, ABIDJAN, Jan 20 – The UN Security Council ordered more troops to Ivory Coast as African leaders admitted they had failed to get strongman Laurent Gbabgo to hand power to his elected successor.
Gbagbo has ruled the cocoa-rich country for a decade and has rejected pressure to step aside despite losing November presidential elections to Alassane Ouattara, internationally recognised as the new leader.
The UN Security Council Wednesday ordered 2,000 extra troops to the country after local commanders said they feared clashes with Gbagbo\’s forces who are laying siege to the Abidjan hotel serving as Ouattara\’s headquarters.
Gbagbo\’s troops have surrounded the hotel for weeks and the Security Council insisted the blockade "be lifted without delay."
And as the crisis dragged on, UN experts said they feared conditions could be in place for a wave of genocide and crimes against humanity.
African Union mediator Raila Odinga, the prime minister of Kenya, earlier returned empty-handed from a new mission to Abidjan and was told he would not be welcome back.
Odinga said Gbagbo was not even prepared to discuss quitting power and had twice broken a promise to lift the blockade on Ouattara\’s temporary headquarters.
"Mr. Odinga failed in his mission and we are no longer prepared to receive him here in Ivory Coast. We reject Mr. Odinga," Gbagbo\’s foreign minister Alcide Djedje told a press conference.
In Burkina Faso after his Ivory Coast visit, Odinga threatened Gbagbo with economic sanctions if he did not give up power.
"We have been firm and very clear. If Mr. Gbagbo doesn\’t take into account the different proposals that will be made to him, the window of negotiations will soon close and we will move on to another stage that includes use of other means such as economic sanctions," Odinga told journalists in Ouagadougou.
The Kenyan prime minister was speaking after what he called an in-depth dialogue with Burkina Faso\’s President Blaise Compaore.
"President Gbagbo did not accept our request (to resign) but that\’s not the question. The question is how to give assurances to Mr. Gbagbo about an honourable withdrawal," he said.
"There are 17 countries in Africa that must hold elections and we cannot accept someone who loses the election trying to hold on by force," Odinga said, stressing it was "important for Africa to cultivate and promote culture and democracy."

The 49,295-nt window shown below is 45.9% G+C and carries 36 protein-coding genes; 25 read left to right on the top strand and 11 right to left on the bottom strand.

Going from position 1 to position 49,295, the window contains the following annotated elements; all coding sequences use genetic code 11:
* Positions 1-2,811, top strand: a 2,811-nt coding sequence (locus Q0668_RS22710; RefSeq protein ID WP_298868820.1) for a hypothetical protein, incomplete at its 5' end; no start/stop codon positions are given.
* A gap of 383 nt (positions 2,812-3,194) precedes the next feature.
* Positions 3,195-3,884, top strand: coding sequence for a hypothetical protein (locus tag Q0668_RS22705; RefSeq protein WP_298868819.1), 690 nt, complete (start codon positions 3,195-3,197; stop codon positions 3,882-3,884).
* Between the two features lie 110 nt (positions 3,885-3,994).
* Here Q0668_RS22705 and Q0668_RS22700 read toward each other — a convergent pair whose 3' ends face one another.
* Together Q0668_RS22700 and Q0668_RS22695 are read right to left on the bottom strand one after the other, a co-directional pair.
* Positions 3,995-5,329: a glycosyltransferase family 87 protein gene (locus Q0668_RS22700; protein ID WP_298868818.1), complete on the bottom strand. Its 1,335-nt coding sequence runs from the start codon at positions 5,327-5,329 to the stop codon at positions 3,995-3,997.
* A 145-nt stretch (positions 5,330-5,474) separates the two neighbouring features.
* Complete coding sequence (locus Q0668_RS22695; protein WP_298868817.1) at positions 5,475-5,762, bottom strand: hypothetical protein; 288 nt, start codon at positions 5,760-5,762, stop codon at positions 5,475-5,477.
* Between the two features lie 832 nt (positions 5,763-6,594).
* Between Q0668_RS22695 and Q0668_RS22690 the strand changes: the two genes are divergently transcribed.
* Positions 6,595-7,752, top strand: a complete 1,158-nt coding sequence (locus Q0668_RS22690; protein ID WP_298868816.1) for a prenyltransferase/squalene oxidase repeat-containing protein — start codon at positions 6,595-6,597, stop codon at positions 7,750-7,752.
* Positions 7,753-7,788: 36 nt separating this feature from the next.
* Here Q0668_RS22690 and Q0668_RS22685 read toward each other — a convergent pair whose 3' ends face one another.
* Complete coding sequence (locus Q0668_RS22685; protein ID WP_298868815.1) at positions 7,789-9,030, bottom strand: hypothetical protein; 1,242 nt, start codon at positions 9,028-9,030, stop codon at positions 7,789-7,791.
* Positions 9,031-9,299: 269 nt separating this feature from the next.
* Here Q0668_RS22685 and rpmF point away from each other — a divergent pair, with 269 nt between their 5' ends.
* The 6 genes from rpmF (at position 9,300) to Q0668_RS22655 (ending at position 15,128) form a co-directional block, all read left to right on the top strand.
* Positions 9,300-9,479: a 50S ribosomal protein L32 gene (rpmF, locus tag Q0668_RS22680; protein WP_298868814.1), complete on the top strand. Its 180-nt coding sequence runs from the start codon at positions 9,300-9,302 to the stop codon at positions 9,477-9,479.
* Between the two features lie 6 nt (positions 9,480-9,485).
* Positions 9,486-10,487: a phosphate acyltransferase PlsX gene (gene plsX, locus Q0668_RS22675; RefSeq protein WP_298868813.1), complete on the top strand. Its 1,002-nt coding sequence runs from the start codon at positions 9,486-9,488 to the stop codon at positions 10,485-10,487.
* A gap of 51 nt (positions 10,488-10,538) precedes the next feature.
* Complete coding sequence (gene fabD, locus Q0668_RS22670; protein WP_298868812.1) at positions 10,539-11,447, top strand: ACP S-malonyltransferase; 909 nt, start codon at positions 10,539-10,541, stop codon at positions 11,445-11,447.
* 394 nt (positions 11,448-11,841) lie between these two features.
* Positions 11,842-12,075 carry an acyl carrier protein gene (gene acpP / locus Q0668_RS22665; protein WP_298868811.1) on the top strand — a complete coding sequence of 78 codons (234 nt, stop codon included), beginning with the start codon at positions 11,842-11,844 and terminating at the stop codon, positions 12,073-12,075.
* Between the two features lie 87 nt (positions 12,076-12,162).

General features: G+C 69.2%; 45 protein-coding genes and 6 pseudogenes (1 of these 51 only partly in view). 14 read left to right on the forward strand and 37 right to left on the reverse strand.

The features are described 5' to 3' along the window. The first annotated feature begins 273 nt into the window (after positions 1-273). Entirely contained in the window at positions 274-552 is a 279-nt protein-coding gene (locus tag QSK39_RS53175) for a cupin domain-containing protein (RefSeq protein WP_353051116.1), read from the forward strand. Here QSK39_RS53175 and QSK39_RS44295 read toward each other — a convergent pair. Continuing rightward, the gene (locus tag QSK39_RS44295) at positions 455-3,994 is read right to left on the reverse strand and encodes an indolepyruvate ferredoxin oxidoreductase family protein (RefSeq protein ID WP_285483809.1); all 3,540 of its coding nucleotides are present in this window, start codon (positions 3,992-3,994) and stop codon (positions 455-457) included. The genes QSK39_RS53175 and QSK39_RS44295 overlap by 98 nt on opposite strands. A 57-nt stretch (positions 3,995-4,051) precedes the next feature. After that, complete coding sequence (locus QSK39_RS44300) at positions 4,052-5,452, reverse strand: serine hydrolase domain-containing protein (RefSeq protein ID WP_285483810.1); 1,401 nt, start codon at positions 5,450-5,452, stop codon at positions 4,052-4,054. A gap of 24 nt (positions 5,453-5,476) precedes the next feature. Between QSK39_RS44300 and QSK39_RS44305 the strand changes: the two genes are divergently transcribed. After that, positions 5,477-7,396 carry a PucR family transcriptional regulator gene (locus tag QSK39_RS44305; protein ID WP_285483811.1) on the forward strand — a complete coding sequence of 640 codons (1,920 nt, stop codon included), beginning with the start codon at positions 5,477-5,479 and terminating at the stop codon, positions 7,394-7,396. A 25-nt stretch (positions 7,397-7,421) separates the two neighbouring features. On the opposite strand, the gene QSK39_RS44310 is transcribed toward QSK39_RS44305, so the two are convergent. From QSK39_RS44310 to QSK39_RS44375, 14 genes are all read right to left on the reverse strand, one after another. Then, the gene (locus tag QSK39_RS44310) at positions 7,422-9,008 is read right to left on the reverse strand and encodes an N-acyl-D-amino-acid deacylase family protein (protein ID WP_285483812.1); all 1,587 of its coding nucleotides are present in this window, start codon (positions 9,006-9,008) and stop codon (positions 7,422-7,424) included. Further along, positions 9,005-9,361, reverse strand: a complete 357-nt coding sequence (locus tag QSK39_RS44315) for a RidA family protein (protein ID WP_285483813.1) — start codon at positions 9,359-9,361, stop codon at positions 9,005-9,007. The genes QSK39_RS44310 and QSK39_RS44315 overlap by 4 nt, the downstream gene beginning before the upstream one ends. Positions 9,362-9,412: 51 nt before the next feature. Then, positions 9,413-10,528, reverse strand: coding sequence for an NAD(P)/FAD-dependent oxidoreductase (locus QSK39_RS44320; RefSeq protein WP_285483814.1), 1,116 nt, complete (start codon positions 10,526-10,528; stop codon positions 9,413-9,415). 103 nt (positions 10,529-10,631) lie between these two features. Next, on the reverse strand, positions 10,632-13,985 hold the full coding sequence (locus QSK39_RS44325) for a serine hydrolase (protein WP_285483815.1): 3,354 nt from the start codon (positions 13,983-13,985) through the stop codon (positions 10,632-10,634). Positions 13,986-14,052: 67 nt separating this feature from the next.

Odinga launched his second direct mediation attempt in a month in Abidjan on Monday with a proposal for talks between the rivals, in a bid to persuade Gbagbo to step down with the offer of an amnesty and end a seven-week standoff that has left scores dead and raised fears of civil war.
The UN decision to deploy 2,000 extra troops is a response to fears of local UN commanders of a growing showdown with Gbagbo, who has demanded several times that UN forces leave. The new deployment would take the UN force up to about 11,500 troops.
West African regional military chiefs meanwhile met in Mali to put the final touches to an armed intervention plan to remove Gbagbo by force.
Economic Community of West African States (ECOWAS) commanders see Nigeria at the head of a military intervention force and foresee the deployment of combat troops and attack helicopters, a participant told AFP.
Ouattara, who has called for intervention to oust Gbagbo, said the plan was well-advanced.
He is recognised as winner of the November 28 presidential election by the Ivory Coast\’s voting authority and the international community.
But Gbagbo has refused all offers to give up the presidency, including exile and immunity from prosecution for crimes against humanity.
"Negotiations suit him, and they\’re increasingly choking Alassane Ouattara, who remains locked up at his headquarters" at the Golf hotel, said Alioune Tine, head of human rights group RADDHO, speaking from Dakar.
Gilles Yabi of the International Crisis Group agreed: "It\’s too early to say whether Gbagbo is winning in this war of attrition, but it is clear he\’s playing for time. This is a strategy he has used in the past."
Two UN envoys said they were "gravely concerned" about the risk of genocide, crimes against humanity, war crimes and ethnic cleansing in Ivory Coast.
"We are disturbed by allegations that the armed forces and militia groups that back opposing camps in the current political crisis are recruiting and arming ethnic groups," said the advisors, Francis Deng and Edward Luck.
"We fear we are on the brink of something that could be very ugly and very destructive, but we are not there yet," Luck said, appealing for restraint.
The Ivory Coast military remains loyal to Gbabgo and a diplomat at the United Nations recently indicated that for military intervention to have any chance of success, ECOWAS would have to line up about 20,000 troops although it only has about 3,500 at its disposal.
Former colonial power France has warned against armed intervention because of the risk of high casualties.
Switzerland applied more pressure on Gbagbo Wednesday, freezing his assets after similar steps taken by the European Union and the United States.